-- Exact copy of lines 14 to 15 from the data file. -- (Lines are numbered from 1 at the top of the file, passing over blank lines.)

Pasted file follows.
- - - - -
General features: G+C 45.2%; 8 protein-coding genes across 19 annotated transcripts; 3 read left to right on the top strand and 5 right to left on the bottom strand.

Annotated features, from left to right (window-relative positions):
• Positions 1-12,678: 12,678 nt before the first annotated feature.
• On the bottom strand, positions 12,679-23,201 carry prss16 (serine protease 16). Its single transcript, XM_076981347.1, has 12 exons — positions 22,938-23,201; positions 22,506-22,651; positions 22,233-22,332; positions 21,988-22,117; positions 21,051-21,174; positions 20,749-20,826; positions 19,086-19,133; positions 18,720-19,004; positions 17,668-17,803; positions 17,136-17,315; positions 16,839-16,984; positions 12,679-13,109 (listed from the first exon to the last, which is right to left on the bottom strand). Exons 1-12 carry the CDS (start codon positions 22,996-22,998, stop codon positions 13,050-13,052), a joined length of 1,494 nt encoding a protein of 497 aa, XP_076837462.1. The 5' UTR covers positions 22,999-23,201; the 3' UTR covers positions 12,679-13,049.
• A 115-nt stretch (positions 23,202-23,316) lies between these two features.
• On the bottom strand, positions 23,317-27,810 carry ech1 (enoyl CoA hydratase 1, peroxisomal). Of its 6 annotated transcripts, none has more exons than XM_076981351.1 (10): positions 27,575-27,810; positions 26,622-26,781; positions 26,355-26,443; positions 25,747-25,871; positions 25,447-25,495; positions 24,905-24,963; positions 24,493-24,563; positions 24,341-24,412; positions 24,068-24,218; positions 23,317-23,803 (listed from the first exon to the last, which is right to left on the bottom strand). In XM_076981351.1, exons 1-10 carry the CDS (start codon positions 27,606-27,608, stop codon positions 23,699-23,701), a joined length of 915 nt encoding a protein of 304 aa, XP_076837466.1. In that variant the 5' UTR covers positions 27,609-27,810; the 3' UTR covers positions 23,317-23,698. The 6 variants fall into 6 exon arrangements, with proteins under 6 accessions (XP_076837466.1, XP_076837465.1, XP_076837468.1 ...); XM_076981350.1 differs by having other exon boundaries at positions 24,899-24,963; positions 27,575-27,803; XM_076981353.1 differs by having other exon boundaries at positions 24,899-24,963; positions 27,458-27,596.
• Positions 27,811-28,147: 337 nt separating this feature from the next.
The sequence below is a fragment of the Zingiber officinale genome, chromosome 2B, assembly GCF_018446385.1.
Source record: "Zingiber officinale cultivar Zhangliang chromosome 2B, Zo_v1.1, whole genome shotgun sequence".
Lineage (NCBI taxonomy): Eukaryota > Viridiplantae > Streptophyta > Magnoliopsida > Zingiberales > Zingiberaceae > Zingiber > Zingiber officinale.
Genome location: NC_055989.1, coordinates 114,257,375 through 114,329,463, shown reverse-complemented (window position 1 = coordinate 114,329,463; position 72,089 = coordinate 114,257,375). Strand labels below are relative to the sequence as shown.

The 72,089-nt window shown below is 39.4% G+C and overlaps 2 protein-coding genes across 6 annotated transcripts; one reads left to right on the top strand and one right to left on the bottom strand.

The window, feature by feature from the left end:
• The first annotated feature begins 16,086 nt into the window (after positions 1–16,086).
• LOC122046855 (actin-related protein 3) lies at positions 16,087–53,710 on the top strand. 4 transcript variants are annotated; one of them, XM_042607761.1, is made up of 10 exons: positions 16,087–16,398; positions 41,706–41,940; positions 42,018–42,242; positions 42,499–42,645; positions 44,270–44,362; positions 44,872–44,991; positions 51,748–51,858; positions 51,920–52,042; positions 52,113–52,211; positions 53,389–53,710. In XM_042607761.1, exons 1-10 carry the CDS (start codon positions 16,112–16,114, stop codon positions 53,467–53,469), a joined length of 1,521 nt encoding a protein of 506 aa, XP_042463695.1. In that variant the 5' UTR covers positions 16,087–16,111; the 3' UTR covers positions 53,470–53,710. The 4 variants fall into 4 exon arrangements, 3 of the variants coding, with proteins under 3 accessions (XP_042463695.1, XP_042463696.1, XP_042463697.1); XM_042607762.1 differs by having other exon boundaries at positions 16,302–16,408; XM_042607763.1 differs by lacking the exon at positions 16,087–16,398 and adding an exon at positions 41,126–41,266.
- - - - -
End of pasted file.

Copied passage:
• The first annotated feature begins 16,086 nt into the window (after positions 1–16,086).
• LOC122046855 (actin-related protein 3) lies at positions 16,087–53,710 on the top strand. 4 transcript variants are annotated; one of them, XM_042607761.1, is made up of 10 exons: positions 16,087–16,398; positions 41,706–41,940; positions 42,018–42,242; positions 42,499–42,645; positions 44,270–44,362; positions 44,872–44,991; positions 51,748–51,858; positions 51,920–52,042; positions 52,113–52,211; positions 53,389–53,710. In XM_042607761.1, exons 1-10 carry the CDS (start codon positions 16,112–16,114, stop codon positions 53,467–53,469), a joined length of 1,521 nt encoding a protein of 506 aa, XP_042463695.1. In that variant the 5' UTR covers positions 16,087–16,111; the 3' UTR covers positions 53,470–53,710. The 4 variants fall into 4 exon arrangements, 3 of the variants coding, with proteins under 3 accessions (XP_042463695.1, XP_042463696.1, XP_042463697.1); XM_042607762.1 differs by having other exon boundaries at positions 16,302–16,408; XM_042607763.1 differs by lacking the exon at positions 16,087–16,398 and adding an exon at positions 41,126–41,266.